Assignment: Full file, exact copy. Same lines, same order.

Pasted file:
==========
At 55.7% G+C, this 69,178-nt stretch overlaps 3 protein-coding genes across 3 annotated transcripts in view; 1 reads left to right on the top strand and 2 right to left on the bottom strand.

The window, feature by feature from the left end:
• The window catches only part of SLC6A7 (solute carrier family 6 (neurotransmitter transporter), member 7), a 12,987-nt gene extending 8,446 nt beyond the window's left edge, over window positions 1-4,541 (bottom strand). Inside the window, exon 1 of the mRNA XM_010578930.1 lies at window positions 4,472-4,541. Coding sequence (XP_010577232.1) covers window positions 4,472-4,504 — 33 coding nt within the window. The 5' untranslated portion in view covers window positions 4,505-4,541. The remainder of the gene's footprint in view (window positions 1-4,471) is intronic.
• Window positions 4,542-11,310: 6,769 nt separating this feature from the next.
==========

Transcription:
At 55.7% G+C, this 69,178-nt stretch overlaps 3 protein-coding genes across 3 annotated transcripts in view; 1 reads left to right on the top strand and 2 right to left on the bottom strand.

The window, feature by feature from the left end:
• The window catches only part of SLC6A7 (solute carrier family 6 (neurotransmitter transporter), member 7), a 12,987-nt gene extending 8,446 nt beyond the window's left edge, over window positions 1-4,541 (bottom strand). Inside the window, exon 1 of the mRNA XM_010578930.1 lies at window positions 4,472-4,541. Coding sequence (XP_010577232.1) covers window positions 4,472-4,504 — 33 coding nt within the window. The 5' untranslated portion in view covers window positions 4,505-4,541. The remainder of the gene's footprint in view (window positions 1-4,471) is intronic.
• Window positions 4,542-11,310: 6,769 nt separating this feature from the next.